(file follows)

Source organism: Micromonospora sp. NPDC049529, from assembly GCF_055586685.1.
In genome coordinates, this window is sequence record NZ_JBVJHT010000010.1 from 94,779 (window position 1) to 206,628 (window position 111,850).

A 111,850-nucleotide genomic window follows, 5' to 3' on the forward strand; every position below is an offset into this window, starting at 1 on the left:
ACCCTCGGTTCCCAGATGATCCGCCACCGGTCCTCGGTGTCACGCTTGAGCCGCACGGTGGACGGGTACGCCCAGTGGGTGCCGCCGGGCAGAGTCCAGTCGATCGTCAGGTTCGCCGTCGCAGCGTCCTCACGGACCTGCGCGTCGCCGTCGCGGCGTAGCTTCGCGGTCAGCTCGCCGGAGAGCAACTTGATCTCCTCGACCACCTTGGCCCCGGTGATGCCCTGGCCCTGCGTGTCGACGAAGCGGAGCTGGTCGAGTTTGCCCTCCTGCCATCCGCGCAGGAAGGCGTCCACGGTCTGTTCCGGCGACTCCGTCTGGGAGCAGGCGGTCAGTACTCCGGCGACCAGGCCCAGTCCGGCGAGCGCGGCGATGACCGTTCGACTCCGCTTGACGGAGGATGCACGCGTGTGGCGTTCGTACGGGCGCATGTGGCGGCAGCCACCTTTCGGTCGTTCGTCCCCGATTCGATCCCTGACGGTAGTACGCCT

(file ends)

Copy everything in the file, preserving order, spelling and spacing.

Source organism: Micromonospora sp. NPDC049529, from assembly GCF_055586685.1.
In genome coordinates, this window is sequence record NZ_JBVJHT010000010.1 from 94,779 (window position 1) to 206,628 (window position 111,850).

A 111,850-nucleotide genomic window follows, 5' to 3' on the forward strand; every position below is an offset into this window, starting at 1 on the left:
ACCCTCGGTTCCCAGATGATCCGCCACCGGTCCTCGGTGTCACGCTTGAGCCGCACGGTGGACGGGTACGCCCAGTGGGTGCCGCCGGGCAGAGTCCAGTCGATCGTCAGGTTCGCCGTCGCAGCGTCCTCACGGACCTGCGCGTCGCCGTCGCGGCGTAGCTTCGCGGTCAGCTCGCCGGAGAGCAACTTGATCTCCTCGACCACCTTGGCCCCGGTGATGCCCTGGCCCTGCGTGTCGACGAAGCGGAGCTGGTCGAGTTTGCCCTCCTGCCATCCGCGCAGGAAGGCGTCCACGGTCTGTTCCGGCGACTCCGTCTGGGAGCAGGCGGTCAGTACTCCGGCGACCAGGCCCAGTCCGGCGAGCGCGGCGATGACCGTTCGACTCCGCTTGACGGAGGATGCACGCGTGTGGCGTTCGTACGGGCGCATGTGGCGGCAGCCACCTTTCGGTCGTTCGTCCCCGATTCGATCCCTGACGGTAGTACGCCT